Electric carmakers have long been clamoring for a battery breakthrough that will improve the range of their vehicles while also extending their lifespans. Innolith, a Swiss startup, says its new high-density lithium-ion batteries can do just that.
The company claims to have made the world’s first 1,000 Wh/kg rechargeable battery. (Watt-hours per kilogram is a unit of measurement commonly used to describe the density of energy in batteries.) By comparison, the batteries that Tesla uses in its Model 3 — the so-called 2170 cells — are an estimated 250 Wh/kg; the company plans to eventually push that to 330 Wh/kg. Meanwhile, the US Department of Energy is funding a program to create 500 Wh/kg battery cells. If Innolith’s claims turn out to be true, its high-density battery may have just leap-frogged over those targets.
“It’s a big jump,” Innolith chairman Alan Greenshields said in an interview with The Verge. “It’s basically, in rough numbers, four times the current state-of-the-art for lithium-ion… Roughly three times what is generally accepted as being the next improvement in lithium. And it’s two times the energy density target [that] organizations like the US Department of Energy have set. So this is a big deal.”
A battery with that density would be capable of powering an electric car for 1,000 kilometers (621 miles) on a single charge. That’s orders of magnitude better than the current lithium-ion batteries on the market today. Tesla’s batteries, which are produced by Panasonic, can support 330 miles of range in the most expensive models. Most major automakers are aiming for a similar range in their electric vehicles.
Others, like electric car manufacturer Henrik Fisker, are pinning their hopes on solid-state battery technology, which they claim can achieve up to 500 miles of range. Most current electric cars are powered by “wet” lithium-ion batteries, which use liquid electrolytes to move energy around. Solid-state batteries have cells that are made of solid and “dry” conductive material, but that technology is still stuck in the lab and hasn’t made it to production.
Innolith still uses “wet” liquid electrolytes in its lithium-ion batteries, but there’s one major difference: the company replaces the organic (and highly flammable) solvent containing the electrolytes with an inorganic substance that’s more stable and less flammable.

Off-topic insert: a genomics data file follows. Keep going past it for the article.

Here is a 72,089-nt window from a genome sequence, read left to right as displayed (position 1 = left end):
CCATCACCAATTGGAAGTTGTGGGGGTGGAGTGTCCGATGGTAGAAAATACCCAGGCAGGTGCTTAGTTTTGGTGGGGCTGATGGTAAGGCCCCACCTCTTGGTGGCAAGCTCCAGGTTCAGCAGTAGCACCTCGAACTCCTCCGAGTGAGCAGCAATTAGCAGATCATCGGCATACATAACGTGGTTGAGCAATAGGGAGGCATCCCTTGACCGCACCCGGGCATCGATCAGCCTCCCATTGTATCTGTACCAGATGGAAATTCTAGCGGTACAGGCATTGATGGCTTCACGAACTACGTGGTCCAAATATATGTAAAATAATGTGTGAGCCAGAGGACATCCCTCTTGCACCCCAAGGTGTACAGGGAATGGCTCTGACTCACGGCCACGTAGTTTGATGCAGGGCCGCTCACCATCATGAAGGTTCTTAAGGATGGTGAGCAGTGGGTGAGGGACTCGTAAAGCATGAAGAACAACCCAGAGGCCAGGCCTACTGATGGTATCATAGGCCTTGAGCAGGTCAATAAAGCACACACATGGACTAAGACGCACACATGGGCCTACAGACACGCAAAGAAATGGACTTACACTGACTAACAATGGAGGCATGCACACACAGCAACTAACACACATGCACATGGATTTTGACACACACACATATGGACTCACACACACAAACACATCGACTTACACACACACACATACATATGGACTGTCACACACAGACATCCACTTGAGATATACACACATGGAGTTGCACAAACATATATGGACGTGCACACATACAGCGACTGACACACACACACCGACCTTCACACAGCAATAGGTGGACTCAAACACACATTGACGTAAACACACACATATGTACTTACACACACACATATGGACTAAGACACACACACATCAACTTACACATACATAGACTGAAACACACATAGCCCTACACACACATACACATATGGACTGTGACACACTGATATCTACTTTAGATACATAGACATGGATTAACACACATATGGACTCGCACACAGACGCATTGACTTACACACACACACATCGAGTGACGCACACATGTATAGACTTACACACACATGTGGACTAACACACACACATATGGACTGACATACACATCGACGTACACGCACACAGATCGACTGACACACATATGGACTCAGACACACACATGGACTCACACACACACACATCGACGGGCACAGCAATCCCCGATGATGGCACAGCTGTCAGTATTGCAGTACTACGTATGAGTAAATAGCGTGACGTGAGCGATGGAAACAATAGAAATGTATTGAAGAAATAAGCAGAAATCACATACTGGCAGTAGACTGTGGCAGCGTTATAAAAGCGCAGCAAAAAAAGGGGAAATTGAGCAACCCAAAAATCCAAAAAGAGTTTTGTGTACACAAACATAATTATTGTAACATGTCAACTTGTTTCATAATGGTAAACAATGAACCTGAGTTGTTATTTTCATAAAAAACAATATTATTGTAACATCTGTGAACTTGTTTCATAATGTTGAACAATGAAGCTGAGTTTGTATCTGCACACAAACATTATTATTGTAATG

“We take the organic materials out and replace them with inorganic or basically salt-like materials, and that does two things for you,” Greenshields says. “One is it gets rid of your fire risk, so, of course, there’s nothing to burn. And the second part is you’ve also got rid of the most reactive components in the system, which makes it easier to build a battery where you can pack in a lot of energy without the thing becoming unstable.”
The organic materials found in most lithium-ion batteries are the “principle source of side reactions,” which, over time, can consume the active materials in the battery and turn the whole closed-loop system into something “non-productive,” he adds. Innolith claims its new battery has done away with this problem.
Innolith says it will bring its innovative new battery to market via an initial pilot production in Germany, followed by licensing partnerships with major battery and automotive companies. (Greenshields cited India as one country that could be interested in Innolith’s technology.) Development and commercialization will likely take three to five years, which means the company’s battery won’t be ready to go to market until 2022 at the earliest.
A lot can happen between now and then, as Greenshields and Innolith’s CEO Sergey Buchin are well-aware. Previously, the two men were the chief technology officer and chief operating officer, respectively, of Swiss-battery maker Alevo. That company filed for bankruptcy in 2017 after betting big on manufacturing capacity in Charlotte, South Carolina. Even an investment from a Russian billionaire linked to President Trump couldn’t ultimately save the company.
After filing Chapter 11, Greenshields and Buchin arranged the purchase of Alevo’s intellectual property and established a headquarters in Basel, Switzerland. They also bought its research and development facility in Bruchsal, Germany, where they intend to launch their pilot production.
The company isn’t completely theoretical. It’s licensed its battery technology to PJM Grid, which, according to its website, “coordinates the movement of wholesale electricity in all or parts of Delaware, Illinois, Indiana, Kentucky, Maryland, Michigan, New Jersey, North Carolina, Ohio, Pennsylvania, Tennessee, Virginia, West Virginia and the District of Columbia.” PJM has been testing an Innolith “GridBank” battery at scale in Hagerstown, Maryland.
“That’s the first time ever that a rechargeable lithium battery using inorganic electrolytes has been commercially deployed,” Greenshields said. That will hopefully help bolster Innolith’s reputation as it gears up to put its high-energy, high-density battery into production. There have been claims of major breakthroughs in battery technology in the past, but there’s little to show for it. The company’s leaders are aware that they will need to independently verify their claims before anyone lines up to buy their products.
“I think Thomas Edison said the greatest scoundrel was the person who claims they have a battery breakthrough,” said Julian Tanner, Innolith’s chief marketing officer. [Note: I couldn’t find this exact quote, but this 1883 interview with Edison seems to address the broader points about battery breakthroughs.]
Still, Innolith isn’t afraid of appearing like a scoundrel if it means altering the future of battery technology. “We’ve really got a battery breakthrough that will change the landscape forever,” Tanner said.
By Andrew J. Hawkins